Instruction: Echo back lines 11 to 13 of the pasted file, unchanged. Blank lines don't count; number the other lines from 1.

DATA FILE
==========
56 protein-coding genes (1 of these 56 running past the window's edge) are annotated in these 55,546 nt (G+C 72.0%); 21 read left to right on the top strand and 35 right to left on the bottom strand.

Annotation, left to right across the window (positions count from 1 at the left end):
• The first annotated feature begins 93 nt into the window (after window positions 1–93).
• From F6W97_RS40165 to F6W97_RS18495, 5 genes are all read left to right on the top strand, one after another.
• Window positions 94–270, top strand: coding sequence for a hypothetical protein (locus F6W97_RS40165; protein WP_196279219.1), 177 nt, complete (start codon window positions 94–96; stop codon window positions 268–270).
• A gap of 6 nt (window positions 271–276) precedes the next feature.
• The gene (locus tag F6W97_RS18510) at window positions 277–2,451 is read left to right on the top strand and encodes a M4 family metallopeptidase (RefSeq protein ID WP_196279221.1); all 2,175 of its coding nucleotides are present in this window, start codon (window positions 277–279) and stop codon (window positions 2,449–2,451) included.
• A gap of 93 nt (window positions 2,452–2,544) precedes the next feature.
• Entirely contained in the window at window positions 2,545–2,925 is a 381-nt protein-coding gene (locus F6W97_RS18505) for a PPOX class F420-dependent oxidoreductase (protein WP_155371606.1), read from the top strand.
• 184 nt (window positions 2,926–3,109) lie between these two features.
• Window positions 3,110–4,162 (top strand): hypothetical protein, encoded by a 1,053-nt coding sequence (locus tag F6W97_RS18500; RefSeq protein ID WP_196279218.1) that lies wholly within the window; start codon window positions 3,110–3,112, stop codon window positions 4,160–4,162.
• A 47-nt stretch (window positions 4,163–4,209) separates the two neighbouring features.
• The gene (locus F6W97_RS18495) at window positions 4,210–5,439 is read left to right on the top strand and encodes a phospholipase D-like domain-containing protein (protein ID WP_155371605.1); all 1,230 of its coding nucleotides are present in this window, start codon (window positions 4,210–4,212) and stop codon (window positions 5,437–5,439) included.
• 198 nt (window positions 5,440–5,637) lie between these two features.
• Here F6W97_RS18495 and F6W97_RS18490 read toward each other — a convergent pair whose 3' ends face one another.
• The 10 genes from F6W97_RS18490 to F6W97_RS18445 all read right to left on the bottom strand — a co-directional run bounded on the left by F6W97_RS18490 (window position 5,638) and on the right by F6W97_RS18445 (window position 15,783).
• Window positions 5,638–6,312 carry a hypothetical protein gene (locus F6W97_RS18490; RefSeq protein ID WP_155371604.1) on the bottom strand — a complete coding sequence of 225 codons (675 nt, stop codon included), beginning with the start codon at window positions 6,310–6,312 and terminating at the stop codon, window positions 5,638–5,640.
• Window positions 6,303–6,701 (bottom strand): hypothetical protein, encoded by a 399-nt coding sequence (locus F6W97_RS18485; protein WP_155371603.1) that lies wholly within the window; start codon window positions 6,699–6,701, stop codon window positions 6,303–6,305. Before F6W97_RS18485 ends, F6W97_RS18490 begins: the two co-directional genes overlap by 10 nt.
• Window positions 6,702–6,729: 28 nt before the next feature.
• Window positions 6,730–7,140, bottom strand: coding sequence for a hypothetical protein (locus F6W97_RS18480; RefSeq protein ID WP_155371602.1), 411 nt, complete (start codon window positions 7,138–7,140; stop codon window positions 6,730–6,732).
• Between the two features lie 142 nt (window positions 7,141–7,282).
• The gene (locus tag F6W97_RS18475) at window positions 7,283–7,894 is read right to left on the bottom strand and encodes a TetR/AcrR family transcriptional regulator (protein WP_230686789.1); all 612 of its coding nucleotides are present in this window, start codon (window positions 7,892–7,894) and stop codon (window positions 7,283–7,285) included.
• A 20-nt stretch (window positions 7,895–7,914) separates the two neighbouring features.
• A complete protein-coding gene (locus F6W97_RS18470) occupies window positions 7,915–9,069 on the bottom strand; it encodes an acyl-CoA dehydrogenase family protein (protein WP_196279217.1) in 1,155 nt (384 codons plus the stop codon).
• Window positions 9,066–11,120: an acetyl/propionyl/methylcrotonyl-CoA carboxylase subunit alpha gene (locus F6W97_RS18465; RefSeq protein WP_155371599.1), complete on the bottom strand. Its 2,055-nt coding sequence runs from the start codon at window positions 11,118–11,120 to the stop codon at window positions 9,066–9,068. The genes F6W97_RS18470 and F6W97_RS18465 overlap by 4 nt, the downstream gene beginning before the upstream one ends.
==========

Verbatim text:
• Window positions 3,110–4,162 (top strand): hypothetical protein, encoded by a 1,053-nt coding sequence (locus tag F6W97_RS18500; RefSeq protein ID WP_196279218.1) that lies wholly within the window; start codon window positions 3,110–3,112, stop codon window positions 4,160–4,162.
• A 47-nt stretch (window positions 4,163–4,209) separates the two neighbouring features.
• The gene (locus F6W97_RS18495) at window positions 4,210–5,439 is read left to right on the top strand and encodes a phospholipase D-like domain-containing protein (protein ID WP_155371605.1); all 1,230 of its coding nucleotides are present in this window, start codon (window positions 4,210–4,212) and stop codon (window positions 5,437–5,439) included.